Urethritis Clinical Presentation

Updated: Sep 08, 2016
  • Author: Martha K Terris, MD, FACS; Chief Editor: Edward David Kim, MD, FACS  more...
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Presentation

History

Obtaining a careful patient history often helps differentiate between a sexuallly transmitted disease (STD) and other causes of urethritis. The questions can be quite personal, and the physician should take care to not appear disgusted, amused, or judgmental regarding the patient's sexual history. If patients feel uncomfortable, they may not be forthcoming with essential information that may be helpful in their treatment or the treatment of any sexual partners, including the chain of partners that may be linked to the patient (eg, partners of partners and so on).

Sexual history

Certain sexual practices may increase or decrease the likelihood of contracting urethritis secondary to an STD.

Contraceptive use

Using condoms helps substantially decrease the chance of STD transmission. Other types of birth control either do not improve or worsen the chance of transmitting urethritis. The use of spermicides may cause a chemical urethritis, with associated dysuria findings that mimic those of infectious urethritis.

Age at first intercourse

Except in some religious groups who encourage marriage and monogamy at an early age, a younger age at first intercourse is correlated with increased risk of contracting STDs.

Number of sexual partners

Individuals with multiple partners are more likely to have contracted an STD. Long-term monogamous couples are extremely unlikely to contract an STD. A married patient should not be informed of the diagnosis (or possible diagnosis) in the presence of his or her spouse, but the spouse should be treated once the patient has had the opportunity to explain the situation.

Sexual preference

Homosexual men have the highest rate of STDs. They are followed, in order of occurrence rates, by heterosexual men, heterosexual women, and homosexual women.

Previous STDs

Patients with a prior history of STDs are at an increased risk of contracting another STD. Concurrent STDs may also occur. A high level of suspicion for other more sinister STDs, such as syphilis and HIV infection, should be maintained. In addition, urethritis can increase viral shedding of HIV and can increase the likelihood of transmission.

Symptoms

Many patients, including approximately 25% of those with nongonococcal urethritis (NGU), are asymptomatic and present following partner screening. Up to 75% of women with Chlamydia trachomatis infection are asymptomatic.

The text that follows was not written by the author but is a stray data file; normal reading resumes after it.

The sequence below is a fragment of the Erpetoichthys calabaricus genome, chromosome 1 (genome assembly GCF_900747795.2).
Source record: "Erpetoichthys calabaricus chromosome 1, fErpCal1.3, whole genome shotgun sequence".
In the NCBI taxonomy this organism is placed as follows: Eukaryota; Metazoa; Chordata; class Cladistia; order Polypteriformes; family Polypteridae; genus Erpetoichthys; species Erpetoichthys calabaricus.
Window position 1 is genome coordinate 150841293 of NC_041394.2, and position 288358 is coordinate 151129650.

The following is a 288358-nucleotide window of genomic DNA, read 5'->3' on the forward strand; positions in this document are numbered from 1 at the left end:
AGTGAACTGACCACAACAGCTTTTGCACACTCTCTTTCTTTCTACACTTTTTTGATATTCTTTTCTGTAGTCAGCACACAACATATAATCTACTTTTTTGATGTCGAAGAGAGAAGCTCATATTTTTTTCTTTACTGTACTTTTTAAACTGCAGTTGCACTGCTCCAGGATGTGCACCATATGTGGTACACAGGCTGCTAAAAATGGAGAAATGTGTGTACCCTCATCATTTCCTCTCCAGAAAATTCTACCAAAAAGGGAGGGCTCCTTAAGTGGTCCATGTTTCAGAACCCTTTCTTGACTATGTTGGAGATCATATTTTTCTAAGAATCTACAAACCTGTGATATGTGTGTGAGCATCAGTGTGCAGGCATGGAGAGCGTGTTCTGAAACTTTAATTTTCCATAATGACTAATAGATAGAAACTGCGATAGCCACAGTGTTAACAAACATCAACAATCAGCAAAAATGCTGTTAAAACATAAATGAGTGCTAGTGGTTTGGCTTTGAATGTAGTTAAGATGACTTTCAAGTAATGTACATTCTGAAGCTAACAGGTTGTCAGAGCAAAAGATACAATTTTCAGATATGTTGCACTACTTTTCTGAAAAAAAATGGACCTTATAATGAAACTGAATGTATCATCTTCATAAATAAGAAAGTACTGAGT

The clinician should specifically address the following manifestations:

  • Timing: Symptoms generally begin 4 days to 2 weeks after contact with an infected partner, or the patient may be asymptomatic.
  • Urethral discharge: Fluid may be yellow, green, brown, or tinged with blood, and production is unrelated to sexual activity.
  • Dysuria: Dysuria is usually localized to the meatus or distal penis, worst during the first morning void, and made worse by alcohol consumption. Urinary frequency and urgency are typically absent. If present, either should suggest prostatitis or cystitis.
  • Itching: A sensation of urethral itching or irritation may persist between voids, and some patients have itching instead of pain or burning.
  • Orchalgia: Men sometimes complain of heaviness in the genitals. Associated pain in the testicles should suggest epididymitis, orchitis, or both.
  • Menstrual cycle: Women occasionally complain of worsening symptoms during menses.
  • Foreign body or instrumentation: The patient should be questioned about recent urethral catheterization or instrumentation, either medical or self-induced (eg, foreign body). These procedures may cause traumatic urethritis.

Systemic symptoms

Systemic symptoms (eg, fever, chills, sweats, nausea) are typically absent but, if present, may suggest disseminated gonococcemia, pyelonephritis, arthritis, conjunctivitis, proctitis, prostatitis, epididymitis or orchitis, pneumonia, otitis media, or reactive arthritis (eg, low back pain, iritis, or rash [characteristically involving the palms of hands and soles of feet]).

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Physical

Most patients with urethritis do not appear ill and do not present with signs of sepsis, such as fever, tachycardia, tachypnea, or hypotension. The primary focus of the examination is on the genitalia.